Earlier in the week, readers, writers, editors, bookstore managers, and teachers had a range of feelings about the book. There's a lot of excitement, much deriving from ardent love of Mockingbird. Kate Cass of Haverford posted on Facebook that "I love [Mockingbird] enough that I'll be satisfied even if Watchman is a less-developed first draft of the classic." Mitchell Sommers, fiction editor of the literary magazine Philadelphia Stories, said: "Even if it's substandard, it's substandard Harper Lee. So yes, I'll read it."

In 2009, Donna Gentile O'Donnell, special assistant to the president at Thomas Jefferson University, traveled to Monroeville, Ala., the basis for the setting of Mockingbird and still Lee's hometown, to spend the day with the author and have her first edition of Mockingbird signed. (At parting, Lee said: "Give me a little kiss goodbye. I hope you'll come back soon.") O'Donnell said: "I absolutely will buy Watchman and read it. I'm very excited about it. It's interesting to watch the speculation end about what Miss Lee has been doing all these years."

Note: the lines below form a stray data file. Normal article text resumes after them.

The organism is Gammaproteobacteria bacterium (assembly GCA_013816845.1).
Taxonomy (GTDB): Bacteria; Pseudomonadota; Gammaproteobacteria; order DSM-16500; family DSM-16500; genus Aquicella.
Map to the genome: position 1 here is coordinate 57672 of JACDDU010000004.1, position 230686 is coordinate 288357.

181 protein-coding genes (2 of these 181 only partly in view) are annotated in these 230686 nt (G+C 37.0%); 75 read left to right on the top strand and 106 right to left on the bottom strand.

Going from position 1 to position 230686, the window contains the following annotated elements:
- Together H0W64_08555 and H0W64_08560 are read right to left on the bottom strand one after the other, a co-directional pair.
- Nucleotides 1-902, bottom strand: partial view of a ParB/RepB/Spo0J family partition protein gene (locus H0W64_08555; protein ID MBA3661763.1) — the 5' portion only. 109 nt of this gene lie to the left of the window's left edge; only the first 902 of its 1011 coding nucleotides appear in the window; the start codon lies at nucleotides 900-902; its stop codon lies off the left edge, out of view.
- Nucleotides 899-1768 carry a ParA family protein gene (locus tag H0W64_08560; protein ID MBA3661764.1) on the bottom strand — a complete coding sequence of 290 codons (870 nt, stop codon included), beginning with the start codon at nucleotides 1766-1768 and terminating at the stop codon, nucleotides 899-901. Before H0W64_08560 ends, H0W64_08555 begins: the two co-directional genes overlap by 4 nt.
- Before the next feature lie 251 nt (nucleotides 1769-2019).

Some reactions were darker, prompted by questions over the book's origin and editing. Cleveland Wall, a poet and artist in Bethlehem, said on Facebook, "I won't read it because I don't believe she intended it to be released." Philly writer Lew Whittington says, "The circumstances of how it was acquired seem suspicious." Karen Rile, coeditor of the local literary magazine Cleaver, reacted pithily to stories of how lawyers, reps, and publishers around Lee found the book: "Something is rotten in Monroeville."